- be aware of how his/her values might impact objectivity, and be vigilant.
Irresponsible advocacy, on the other hand, can be recognized through a handful of clues. Among these:
- Individuals misrepresent and hide their values.
- The basis of their policy choices is unclear.
- There’s an untested presumption that the individual’s personal scientific conclusions are widely held.
Scientists should have the right to advocate for anything they want, as long as it’s absolutely clear that they speak for themselves. They also have the right not to advocate for anything at all.
Schmidt reiterated that scientists should be explicit about their values, and not assume that others hold them. They should examine how their values might be shaping their assumptions, and they should make it absolutely clear that they don’t speak for their agency or community unless it wants them to. Finally, Schmidt advised scientists to be good listeners.
During his talk, he flashed a great quote on the screen, which sums up much of the talk: “To avoid criticism, say nothing, do nothing, be nothing.” — Aristotle
As he wrapped up, Schmidt offered some encouragement. More and more scientists are “sticking their heads above the parapet,” and the people taking potshots at them are not as numerous as scientists might think.
For scientists to sustain a credible and effective presence in the public sphere, they must, above all, be honest — to their science and to their values. The political discourse over climate change will continue for decades, and so scientists should be prepared for the long haul.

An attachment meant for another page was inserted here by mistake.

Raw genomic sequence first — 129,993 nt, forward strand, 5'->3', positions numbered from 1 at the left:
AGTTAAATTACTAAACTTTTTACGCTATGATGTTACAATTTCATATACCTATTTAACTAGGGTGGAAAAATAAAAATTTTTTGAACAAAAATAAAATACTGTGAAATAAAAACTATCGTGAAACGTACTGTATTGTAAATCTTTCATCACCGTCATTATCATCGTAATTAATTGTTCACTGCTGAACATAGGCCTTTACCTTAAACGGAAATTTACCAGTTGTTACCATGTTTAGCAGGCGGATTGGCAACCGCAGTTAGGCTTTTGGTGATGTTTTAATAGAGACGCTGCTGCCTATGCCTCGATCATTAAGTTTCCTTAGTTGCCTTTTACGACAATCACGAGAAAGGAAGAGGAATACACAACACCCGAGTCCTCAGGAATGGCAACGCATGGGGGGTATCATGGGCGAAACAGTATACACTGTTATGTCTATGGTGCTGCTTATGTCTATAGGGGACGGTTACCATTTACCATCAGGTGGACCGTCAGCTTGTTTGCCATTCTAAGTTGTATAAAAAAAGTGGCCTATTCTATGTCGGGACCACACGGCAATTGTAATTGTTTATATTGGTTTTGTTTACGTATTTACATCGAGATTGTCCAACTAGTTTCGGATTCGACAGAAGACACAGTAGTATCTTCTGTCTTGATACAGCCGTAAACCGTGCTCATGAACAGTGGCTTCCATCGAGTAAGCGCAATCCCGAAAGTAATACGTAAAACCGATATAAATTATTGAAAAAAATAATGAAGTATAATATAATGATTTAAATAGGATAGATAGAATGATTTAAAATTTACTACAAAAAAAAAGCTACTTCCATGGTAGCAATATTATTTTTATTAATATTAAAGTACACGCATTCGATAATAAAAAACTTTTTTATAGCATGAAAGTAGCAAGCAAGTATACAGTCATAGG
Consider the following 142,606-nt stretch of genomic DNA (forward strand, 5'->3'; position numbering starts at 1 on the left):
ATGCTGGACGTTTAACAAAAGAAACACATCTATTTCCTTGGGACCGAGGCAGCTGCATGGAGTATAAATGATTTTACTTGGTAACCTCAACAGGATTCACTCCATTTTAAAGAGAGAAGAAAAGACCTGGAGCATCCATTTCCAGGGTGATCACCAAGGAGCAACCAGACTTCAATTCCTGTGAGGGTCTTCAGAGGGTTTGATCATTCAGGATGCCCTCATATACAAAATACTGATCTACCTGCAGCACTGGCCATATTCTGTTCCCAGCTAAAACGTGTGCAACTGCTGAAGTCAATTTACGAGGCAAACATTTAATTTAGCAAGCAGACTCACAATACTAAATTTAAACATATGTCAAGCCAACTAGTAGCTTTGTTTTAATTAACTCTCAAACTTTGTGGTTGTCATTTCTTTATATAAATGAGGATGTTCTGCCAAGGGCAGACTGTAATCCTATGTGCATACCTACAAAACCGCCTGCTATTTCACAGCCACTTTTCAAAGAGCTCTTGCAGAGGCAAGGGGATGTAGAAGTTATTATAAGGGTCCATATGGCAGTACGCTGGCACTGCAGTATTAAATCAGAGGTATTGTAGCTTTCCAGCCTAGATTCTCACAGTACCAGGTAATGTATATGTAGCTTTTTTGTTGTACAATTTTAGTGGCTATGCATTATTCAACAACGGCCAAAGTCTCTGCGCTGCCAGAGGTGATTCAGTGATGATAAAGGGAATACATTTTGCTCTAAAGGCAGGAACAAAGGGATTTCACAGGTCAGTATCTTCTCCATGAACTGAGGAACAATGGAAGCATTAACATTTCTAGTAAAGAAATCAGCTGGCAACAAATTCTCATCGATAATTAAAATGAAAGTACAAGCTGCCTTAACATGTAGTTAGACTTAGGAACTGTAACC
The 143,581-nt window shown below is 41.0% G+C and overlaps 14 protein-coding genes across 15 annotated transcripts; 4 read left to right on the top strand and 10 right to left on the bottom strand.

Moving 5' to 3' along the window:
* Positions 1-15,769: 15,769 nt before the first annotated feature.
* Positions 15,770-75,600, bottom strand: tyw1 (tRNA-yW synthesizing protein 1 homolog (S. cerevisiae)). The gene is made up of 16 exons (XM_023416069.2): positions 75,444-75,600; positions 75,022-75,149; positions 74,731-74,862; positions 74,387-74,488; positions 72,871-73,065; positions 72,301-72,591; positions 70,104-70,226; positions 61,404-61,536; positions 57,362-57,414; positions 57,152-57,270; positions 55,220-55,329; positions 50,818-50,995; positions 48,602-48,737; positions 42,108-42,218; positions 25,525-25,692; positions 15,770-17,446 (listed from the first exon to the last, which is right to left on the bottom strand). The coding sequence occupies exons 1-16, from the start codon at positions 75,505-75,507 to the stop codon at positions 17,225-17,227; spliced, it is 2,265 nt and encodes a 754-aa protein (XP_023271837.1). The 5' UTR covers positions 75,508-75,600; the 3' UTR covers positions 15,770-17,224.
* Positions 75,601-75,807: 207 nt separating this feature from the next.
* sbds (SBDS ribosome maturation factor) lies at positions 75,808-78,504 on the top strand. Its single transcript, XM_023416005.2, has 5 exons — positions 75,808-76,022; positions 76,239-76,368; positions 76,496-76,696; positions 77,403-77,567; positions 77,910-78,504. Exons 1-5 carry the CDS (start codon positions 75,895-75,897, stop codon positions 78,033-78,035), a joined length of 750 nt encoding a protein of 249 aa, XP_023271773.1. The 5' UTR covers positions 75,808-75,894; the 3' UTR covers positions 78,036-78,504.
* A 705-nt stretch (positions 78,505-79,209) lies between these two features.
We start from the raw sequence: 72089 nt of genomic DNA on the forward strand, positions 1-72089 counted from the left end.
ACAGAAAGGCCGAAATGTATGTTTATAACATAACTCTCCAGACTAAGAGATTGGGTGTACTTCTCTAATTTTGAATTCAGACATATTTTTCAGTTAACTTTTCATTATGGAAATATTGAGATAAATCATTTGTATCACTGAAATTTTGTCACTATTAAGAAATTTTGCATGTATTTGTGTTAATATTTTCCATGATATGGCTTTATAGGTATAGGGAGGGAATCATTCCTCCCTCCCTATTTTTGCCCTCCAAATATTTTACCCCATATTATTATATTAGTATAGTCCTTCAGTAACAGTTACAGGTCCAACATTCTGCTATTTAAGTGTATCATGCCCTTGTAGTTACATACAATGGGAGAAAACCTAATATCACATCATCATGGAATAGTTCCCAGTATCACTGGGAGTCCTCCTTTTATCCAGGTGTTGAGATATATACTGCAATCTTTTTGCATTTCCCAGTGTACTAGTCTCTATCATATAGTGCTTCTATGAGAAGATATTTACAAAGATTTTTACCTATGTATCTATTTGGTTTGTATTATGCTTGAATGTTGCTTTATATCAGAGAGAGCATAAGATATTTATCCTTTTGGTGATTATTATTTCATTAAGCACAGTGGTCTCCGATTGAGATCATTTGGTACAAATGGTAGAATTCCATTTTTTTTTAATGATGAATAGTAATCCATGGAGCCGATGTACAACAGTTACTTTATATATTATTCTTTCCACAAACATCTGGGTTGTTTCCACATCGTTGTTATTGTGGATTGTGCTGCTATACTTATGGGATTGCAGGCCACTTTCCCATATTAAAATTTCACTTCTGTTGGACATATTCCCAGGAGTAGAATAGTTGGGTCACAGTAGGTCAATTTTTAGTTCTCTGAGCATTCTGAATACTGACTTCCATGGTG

Schmidt ended his talk with another great quote, this one from the late climate scientist and Nobel Laureate Sherwood Rowland: “What’s the use of having developed a science well enough to make predictions if, in the end, all we’re willing to do is stand around and wait for them to come true?”
During a Q&A session after his talk, Schmidt offered a few more words of wisdom for researchers thinking about becoming more vocal about their science and their personal views. Among his more memorable remarks were:
“It’s important for people who know things not to give up the public sphere to people who don’t know things.”
“There are forums in which you can have a serious conversation, and there are forums in which it’s impossible. … Talking over each other …. solves no one’s purpose.”
When asked to appear on Fox News, Schmidt told the producers: “I’m not here to make good TV for you. I’m not interested in adding to the noise.”
When asked where to engage the public, Schmidt said: “You have to be tactical and find places where you can be heard. … avoid comment threads of most major newspapers.”
“You can create spaces online that are not noise-free and not discussion-free but are abuse-free. And I think we should create spaces like that.”